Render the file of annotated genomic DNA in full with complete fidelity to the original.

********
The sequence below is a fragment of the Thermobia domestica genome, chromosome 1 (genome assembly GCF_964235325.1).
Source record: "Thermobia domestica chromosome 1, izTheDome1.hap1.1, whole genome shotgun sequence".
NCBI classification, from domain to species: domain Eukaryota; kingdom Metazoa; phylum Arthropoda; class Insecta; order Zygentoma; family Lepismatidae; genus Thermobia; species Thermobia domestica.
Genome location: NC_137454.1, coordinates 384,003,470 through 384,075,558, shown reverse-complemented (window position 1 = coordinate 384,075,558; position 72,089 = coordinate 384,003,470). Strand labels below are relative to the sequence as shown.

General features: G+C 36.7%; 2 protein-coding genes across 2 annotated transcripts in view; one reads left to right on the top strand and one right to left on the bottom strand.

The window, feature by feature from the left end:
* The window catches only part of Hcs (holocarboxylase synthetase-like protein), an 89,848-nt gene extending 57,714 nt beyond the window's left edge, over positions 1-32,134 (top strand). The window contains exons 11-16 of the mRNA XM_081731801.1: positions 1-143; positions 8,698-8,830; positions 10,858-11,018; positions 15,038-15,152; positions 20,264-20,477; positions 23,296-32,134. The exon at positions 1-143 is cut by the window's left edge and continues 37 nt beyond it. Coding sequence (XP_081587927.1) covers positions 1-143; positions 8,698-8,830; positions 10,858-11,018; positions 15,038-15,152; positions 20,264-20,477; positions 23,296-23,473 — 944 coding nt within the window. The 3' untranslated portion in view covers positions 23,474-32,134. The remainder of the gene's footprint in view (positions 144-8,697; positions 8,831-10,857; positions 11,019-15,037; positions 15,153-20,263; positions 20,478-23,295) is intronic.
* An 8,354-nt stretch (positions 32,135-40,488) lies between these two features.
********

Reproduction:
The sequence below is a fragment of the Thermobia domestica genome, chromosome 1 (genome assembly GCF_964235325.1).
Source record: "Thermobia domestica chromosome 1, izTheDome1.hap1.1, whole genome shotgun sequence".
NCBI classification, from domain to species: domain Eukaryota; kingdom Metazoa; phylum Arthropoda; class Insecta; order Zygentoma; family Lepismatidae; genus Thermobia; species Thermobia domestica.
Genome location: NC_137454.1, coordinates 384,003,470 through 384,075,558, shown reverse-complemented (window position 1 = coordinate 384,075,558; position 72,089 = coordinate 384,003,470). Strand labels below are relative to the sequence as shown.

General features: G+C 36.7%; 2 protein-coding genes across 2 annotated transcripts in view; one reads left to right on the top strand and one right to left on the bottom strand.

The window, feature by feature from the left end:
* The window catches only part of Hcs (holocarboxylase synthetase-like protein), an 89,848-nt gene extending 57,714 nt beyond the window's left edge, over positions 1-32,134 (top strand). The window contains exons 11-16 of the mRNA XM_081731801.1: positions 1-143; positions 8,698-8,830; positions 10,858-11,018; positions 15,038-15,152; positions 20,264-20,477; positions 23,296-32,134. The exon at positions 1-143 is cut by the window's left edge and continues 37 nt beyond it. Coding sequence (XP_081587927.1) covers positions 1-143; positions 8,698-8,830; positions 10,858-11,018; positions 15,038-15,152; positions 20,264-20,477; positions 23,296-23,473 — 944 coding nt within the window. The 3' untranslated portion in view covers positions 23,474-32,134. The remainder of the gene's footprint in view (positions 144-8,697; positions 8,831-10,857; positions 11,019-15,037; positions 15,153-20,263; positions 20,478-23,295) is intronic.
* An 8,354-nt stretch (positions 32,135-40,488) lies between these two features.